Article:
Close-up partial view of woman taking off wedding ring, divorce concept

{4 minutes to read}  What happens if things don’t work out between us? One thing I have learned in my career as a mediator, is that whatever question is most difficult to ask in a given moment is the one that must be asked and addressed.

All settlement agreements should address the present and the future. This provides couples with a road map that will help them navigate any bumps in the road and enable them to move forward in the smoothest way possible.

The knee-jerk reaction I hear from many couples is that they will cross that bridge when they come to it. They don’t want to have that unpleasant conversation for a few reasons:

1. They want to preserve the peace, and talking about permanent changes may cause conflict.

2. If one of them is holding out hope that they will reconcile, such a conversation can make the outcome too tangible and they aren’t ready for that (hence, the trial separation).

It can feel like an exercise in futility for those who have not accepted that it may be over. This is when I explain to my clients the importance of considering the future. Although unknown, the future must be considered when crafting a sound agreement. What I tell my clients is an agreement that does not provide clarity for more than one year will not serve them for more than one year. That means that they will need to come back, potentially when things are not good between them, to come up with a long-term plan. With that in mind, most of my clients decide to have the hard conversation now, so they don’t need to come back and have it later.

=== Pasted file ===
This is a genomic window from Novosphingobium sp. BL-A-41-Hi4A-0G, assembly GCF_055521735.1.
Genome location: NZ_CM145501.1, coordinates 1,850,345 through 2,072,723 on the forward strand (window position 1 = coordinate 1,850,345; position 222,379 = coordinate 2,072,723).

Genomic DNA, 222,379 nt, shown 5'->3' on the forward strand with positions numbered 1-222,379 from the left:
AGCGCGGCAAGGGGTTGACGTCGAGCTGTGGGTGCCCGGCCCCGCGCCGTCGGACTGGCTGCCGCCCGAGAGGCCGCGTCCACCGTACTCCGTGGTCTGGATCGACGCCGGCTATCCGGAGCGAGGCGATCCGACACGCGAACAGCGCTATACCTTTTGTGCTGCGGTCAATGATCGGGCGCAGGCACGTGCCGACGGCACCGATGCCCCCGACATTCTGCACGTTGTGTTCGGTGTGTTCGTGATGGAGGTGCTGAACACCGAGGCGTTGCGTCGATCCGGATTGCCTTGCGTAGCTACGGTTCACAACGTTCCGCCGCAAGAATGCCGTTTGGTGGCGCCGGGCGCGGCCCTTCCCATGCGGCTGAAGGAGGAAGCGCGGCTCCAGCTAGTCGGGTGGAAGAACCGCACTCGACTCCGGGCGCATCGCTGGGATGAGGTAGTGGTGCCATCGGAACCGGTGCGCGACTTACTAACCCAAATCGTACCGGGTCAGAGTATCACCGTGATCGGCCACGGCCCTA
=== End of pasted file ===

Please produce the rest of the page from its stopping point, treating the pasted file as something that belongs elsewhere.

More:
I was working with a couple recently whose separation had been quite amicable. They had agreed to a trial separation, so part of their agreement dealt with their short-term plan:

•What would their parenting plan look like?

•How would they pay their expenses?

•Where would each of them live during the interim period?

This plan was easy for them to discuss, as it was only a slight variation of their marriage arrangement. They were still very much a team, assuming responsibility for one another as they always had.

Next, came the much more difficult question: What happens if things don’t work out between us? Much like estate planning, having a conversation about an unpleasant outcome can be difficult. Couples who choose a temporary separation in the hopes of gaining some perspective are often very uncomfortable talking about what happens if it doesn’t work and they decide they want out for good.

I asked them to imagine what it might look like to permanently separate, and to come up with some goals that each would want to work towards. Although it was a difficult and emotional thing to consider, they were able to come up with a plan now — while they were getting along — that honored their future goals. This way, their agreement would reflect their emotions in a time of accord rather than conflict, and hopefully, make for a smoother transition later. Asking the hard questions can make things easier.